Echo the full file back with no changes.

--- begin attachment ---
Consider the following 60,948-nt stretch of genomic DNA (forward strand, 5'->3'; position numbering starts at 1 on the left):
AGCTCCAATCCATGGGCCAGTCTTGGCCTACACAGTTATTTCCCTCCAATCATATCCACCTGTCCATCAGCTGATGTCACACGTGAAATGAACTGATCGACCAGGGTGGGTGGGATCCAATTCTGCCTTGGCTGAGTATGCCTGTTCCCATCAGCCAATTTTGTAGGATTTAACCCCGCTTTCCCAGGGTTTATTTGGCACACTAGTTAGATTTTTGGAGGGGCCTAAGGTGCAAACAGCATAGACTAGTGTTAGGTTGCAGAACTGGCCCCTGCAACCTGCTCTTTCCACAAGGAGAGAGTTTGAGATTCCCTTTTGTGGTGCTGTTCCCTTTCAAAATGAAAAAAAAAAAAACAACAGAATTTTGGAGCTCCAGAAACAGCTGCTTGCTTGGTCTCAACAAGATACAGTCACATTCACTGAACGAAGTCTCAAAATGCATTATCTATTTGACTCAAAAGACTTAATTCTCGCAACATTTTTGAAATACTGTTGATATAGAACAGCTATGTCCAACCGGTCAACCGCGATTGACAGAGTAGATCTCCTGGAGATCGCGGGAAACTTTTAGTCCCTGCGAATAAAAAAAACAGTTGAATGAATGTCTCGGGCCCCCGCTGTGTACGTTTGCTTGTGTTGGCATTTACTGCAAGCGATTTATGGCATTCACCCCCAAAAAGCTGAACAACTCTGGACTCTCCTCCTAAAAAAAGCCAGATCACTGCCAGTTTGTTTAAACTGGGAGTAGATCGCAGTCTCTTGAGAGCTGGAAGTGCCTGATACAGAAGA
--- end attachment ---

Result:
Consider the following 60,948-nt stretch of genomic DNA (forward strand, 5'->3'; position numbering starts at 1 on the left):
AGCTCCAATCCATGGGCCAGTCTTGGCCTACACAGTTATTTCCCTCCAATCATATCCACCTGTCCATCAGCTGATGTCACACGTGAAATGAACTGATCGACCAGGGTGGGTGGGATCCAATTCTGCCTTGGCTGAGTATGCCTGTTCCCATCAGCCAATTTTGTAGGATTTAACCCCGCTTTCCCAGGGTTTATTTGGCACACTAGTTAGATTTTTGGAGGGGCCTAAGGTGCAAACAGCATAGACTAGTGTTAGGTTGCAGAACTGGCCCCTGCAACCTGCTCTTTCCACAAGGAGAGAGTTTGAGATTCCCTTTTGTGGTGCTGTTCCCTTTCAAAATGAAAAAAAAAAAAACAACAGAATTTTGGAGCTCCAGAAACAGCTGCTTGCTTGGTCTCAACAAGATACAGTCACATTCACTGAACGAAGTCTCAAAATGCATTATCTATTTGACTCAAAAGACTTAATTCTCGCAACATTTTTGAAATACTGTTGATATAGAACAGCTATGTCCAACCGGTCAACCGCGATTGACAGAGTAGATCTCCTGGAGATCGCGGGAAACTTTTAGTCCCTGCGAATAAAAAAAACAGTTGAATGAATGTCTCGGGCCCCCGCTGTGTACGTTTGCTTGTGTTGGCATTTACTGCAAGCGATTTATGGCATTCACCCCCAAAAAGCTGAACAACTCTGGACTCTCCTCCTAAAAAAAGCCAGATCACTGCCAGTTTGTTTAAACTGGGAGTAGATCGCAGTCTCTTGAGAGCTGGAAGTGCCTGATACAGAAGA